The independent net zero review, Mission Zero, has been published by MP Chris Skidmore, to explore the best ways to maximise business and economic growth whilst working towards the net zero target.
Commissioned last September, the review involved engaging with businesses, the public and climate experts and resulted in 129 recommendations for the Government1.
From this, Mr Skidmore urged ministers to grasp the “historic opportunity” that net zero presents, saying that the UK should be proud of the lead it has taken in tackling climate change. The review however states the importance of the Government supporting businesses, describing them as “critical” to the net zero transition. He adds that “their investment and innovation will bring low carbon technology to the mass market. They will drive many of the benefits we will all experience from net zero, not least economic growth”.
The review is split into two parts – with the first explaining the opportunity and benefits to business, individuals and the economy as a whole, and the second outlining how this can be achieved.
The review recommends the Government should consider the following to support businesses:
- Reviewing business incentives to invest in decarbonisation
The Government should review how the Treasury incentivises businesses to invest in decarbonisation and improve energy efficiency. This could be through the tax system, business rate reform or capital allowances, helping to remove potential financial barriers to adopting carbon reduction programmes.
- Providing clarity on the future of the Emissions Trading Scheme (ETS)
The review recognises that the UK’s Emissions Trading Scheme (ETS) – a cap and trade scheme which caps the total level of greenhouse gas emissions a business can emit – provides a clear incentive for businesses to invest in decarbonisation. The review points out that the cap only runs until 2030, and having no plan for beyond that date is contributing to delays in investments. It says the UK Government should work with the rest of the ETS Authority – which also includes the Scottish and Welsh Governments and Northern Ireland’s Department of Agriculture, Environment and Rural Affairs – to develop a pathway for the scheme to 2040. This would provide clarity and certainty to businesses’ future decarbonisation strategies.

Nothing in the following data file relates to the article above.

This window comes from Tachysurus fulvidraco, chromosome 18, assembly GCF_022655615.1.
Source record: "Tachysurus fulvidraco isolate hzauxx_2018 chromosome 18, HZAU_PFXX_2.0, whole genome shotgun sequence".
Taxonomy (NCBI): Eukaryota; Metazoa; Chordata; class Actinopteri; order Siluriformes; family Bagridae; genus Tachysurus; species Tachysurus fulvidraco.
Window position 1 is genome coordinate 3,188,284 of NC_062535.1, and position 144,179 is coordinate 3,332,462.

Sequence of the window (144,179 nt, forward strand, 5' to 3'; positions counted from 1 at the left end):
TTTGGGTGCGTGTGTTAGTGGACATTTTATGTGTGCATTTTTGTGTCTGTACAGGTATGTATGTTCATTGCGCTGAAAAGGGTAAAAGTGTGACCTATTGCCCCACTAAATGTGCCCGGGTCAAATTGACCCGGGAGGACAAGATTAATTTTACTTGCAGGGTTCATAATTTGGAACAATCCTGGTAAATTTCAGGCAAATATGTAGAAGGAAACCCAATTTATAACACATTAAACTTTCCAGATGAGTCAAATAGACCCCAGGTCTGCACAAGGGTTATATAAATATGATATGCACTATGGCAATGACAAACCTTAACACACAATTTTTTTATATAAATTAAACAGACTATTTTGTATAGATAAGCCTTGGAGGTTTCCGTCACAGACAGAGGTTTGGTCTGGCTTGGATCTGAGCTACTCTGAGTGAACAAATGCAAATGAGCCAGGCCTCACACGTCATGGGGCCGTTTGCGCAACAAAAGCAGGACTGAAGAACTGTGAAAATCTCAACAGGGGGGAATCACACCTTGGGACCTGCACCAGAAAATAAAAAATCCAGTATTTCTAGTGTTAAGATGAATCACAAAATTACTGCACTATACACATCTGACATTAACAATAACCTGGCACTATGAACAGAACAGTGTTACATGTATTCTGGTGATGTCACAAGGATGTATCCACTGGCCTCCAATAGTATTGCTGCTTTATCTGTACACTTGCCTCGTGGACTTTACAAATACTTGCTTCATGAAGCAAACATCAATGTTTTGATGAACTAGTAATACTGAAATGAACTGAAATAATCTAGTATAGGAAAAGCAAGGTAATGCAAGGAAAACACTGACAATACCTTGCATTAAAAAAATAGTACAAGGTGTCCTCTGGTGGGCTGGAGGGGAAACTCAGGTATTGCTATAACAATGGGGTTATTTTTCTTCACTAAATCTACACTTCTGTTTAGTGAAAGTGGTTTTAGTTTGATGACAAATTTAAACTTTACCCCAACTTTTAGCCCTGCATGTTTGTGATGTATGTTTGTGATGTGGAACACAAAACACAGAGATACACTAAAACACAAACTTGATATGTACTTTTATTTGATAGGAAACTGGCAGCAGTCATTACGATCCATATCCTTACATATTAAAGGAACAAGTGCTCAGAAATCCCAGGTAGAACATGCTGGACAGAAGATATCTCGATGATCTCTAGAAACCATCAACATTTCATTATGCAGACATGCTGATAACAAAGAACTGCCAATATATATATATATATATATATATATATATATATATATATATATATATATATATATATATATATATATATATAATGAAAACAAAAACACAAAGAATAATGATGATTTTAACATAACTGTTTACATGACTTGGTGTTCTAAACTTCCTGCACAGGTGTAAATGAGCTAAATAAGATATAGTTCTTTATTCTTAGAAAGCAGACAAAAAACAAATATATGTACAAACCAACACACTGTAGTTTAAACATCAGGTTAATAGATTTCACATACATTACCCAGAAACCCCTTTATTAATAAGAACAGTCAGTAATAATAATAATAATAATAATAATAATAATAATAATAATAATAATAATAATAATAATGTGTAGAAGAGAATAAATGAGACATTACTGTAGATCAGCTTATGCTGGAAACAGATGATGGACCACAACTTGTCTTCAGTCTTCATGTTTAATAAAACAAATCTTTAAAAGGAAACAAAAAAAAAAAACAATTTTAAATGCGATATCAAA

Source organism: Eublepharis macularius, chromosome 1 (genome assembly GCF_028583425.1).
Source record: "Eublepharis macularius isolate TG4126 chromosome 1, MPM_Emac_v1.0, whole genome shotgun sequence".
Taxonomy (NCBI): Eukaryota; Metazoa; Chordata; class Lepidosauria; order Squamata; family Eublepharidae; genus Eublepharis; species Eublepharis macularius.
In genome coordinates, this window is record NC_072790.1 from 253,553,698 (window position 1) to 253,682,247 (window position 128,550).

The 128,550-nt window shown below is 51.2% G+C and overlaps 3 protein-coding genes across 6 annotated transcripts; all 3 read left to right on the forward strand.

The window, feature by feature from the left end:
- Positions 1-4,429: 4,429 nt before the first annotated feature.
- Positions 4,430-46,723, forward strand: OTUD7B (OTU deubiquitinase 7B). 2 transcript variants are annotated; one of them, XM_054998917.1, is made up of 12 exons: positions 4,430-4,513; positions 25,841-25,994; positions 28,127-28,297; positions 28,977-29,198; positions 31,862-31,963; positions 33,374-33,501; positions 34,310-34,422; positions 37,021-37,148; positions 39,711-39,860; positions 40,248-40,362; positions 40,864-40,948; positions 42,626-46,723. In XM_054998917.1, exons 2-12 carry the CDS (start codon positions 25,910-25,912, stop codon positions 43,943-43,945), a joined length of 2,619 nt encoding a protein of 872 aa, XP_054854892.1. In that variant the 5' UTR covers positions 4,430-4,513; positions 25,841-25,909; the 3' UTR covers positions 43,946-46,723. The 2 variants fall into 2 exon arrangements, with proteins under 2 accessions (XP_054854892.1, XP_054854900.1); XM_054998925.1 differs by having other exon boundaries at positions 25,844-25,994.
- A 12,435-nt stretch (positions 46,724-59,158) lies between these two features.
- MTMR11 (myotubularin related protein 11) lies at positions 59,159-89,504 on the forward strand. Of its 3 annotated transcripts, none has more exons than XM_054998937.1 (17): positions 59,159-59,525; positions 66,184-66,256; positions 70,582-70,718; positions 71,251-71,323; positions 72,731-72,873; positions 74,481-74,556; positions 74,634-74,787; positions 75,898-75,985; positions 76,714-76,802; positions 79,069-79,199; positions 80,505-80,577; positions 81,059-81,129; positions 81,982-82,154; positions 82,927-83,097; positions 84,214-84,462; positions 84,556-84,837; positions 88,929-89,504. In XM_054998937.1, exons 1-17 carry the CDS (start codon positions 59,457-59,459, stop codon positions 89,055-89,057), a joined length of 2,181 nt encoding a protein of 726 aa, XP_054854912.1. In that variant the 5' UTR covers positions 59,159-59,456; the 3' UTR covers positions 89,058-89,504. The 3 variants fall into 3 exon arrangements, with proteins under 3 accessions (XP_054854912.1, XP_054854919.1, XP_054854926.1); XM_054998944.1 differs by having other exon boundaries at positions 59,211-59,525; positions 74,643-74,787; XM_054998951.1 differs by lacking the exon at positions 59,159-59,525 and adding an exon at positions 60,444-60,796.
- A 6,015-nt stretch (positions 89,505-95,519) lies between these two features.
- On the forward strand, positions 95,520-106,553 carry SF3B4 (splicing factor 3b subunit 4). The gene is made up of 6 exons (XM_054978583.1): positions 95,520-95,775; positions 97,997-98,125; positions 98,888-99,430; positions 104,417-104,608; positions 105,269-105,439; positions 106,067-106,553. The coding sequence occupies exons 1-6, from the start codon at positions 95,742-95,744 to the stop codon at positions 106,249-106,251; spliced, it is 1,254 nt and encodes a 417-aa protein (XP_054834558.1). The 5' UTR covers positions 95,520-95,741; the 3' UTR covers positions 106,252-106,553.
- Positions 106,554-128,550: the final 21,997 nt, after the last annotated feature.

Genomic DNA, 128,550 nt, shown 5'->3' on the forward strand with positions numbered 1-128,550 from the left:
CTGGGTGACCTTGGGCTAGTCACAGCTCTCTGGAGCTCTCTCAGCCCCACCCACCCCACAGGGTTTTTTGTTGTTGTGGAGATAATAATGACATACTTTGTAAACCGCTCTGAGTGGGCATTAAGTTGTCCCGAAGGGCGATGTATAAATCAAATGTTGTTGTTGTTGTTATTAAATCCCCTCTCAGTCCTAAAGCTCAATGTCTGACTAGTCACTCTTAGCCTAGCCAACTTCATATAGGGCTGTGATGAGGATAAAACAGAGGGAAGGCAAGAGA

- Building the skills needed for the net zero transition
The delivery of previous Government recommendations and commitments set out in the Green Jobs Taskforce and the 2021 Net Zero Strategy should be driven forward, with regular reporting on progress made. These included targets, training and provisions for “green” skills and jobs.
The report also recommends further support for businesses taking on apprentices, and suggests training courses related to net zero should be accelerated to rapidly upskill and retrain the existing workforce.
For small and medium-sized businesses, a Help to Grow Green campaign should be launched to offer information resources and vouchers to help them plan and invest in the net zero transition.
- Recognising businesses’ sustainability efforts
A “Net zero charter mark” is proposed to recognise the efforts of businesses that are decarbonising their operations and supply chains. Not only would this promote a firm’s carbon credentials, it would also give investors and other stakeholders confidence in how a business is progressing towards net zero.
- Protecting industrial businesses from environmental undercutting
Progress should be made on the Government consultation on a range of ‘carbon leakage’ mitigation options. Carbon leakage occurs when operations – and their associated emissions – are transferred across jurisdictions to countries with less ambitious carbon policies, which can lead to a net increase in global emissions. As the UK’s generally more ambitious climate targets and policies can often bring higher carbon prices, the Government is looking at measures such as a carbon border adjustment mechanism which could help level the playing field for British industry against their international counterparts. For energy-intensive businesses, this could reverse the risk that carbon leakage currently poses to growth in the UK, preventing the ‘offshoring’ of production and jobs.
These are just some of the review’s 129 recommendations, which shows the scale of the opportunity the Government and businesses have. To learn more, you can read the full review here.
Ian Brothwell, Managing Director at Bryt Energy, said: “This review is a comprehensive action plan for the Government to take notice of. It reflects the fact businesses are absolutely critical in driving the net zero transition and, by working collaboratively with the right support, this goal is firmly within our grasp. We join the report’s authors in urging ministers to grab the ‘historic opportunity’ offered by net zero, and to use the UK’s leading position in tackling climate change to its full potential.”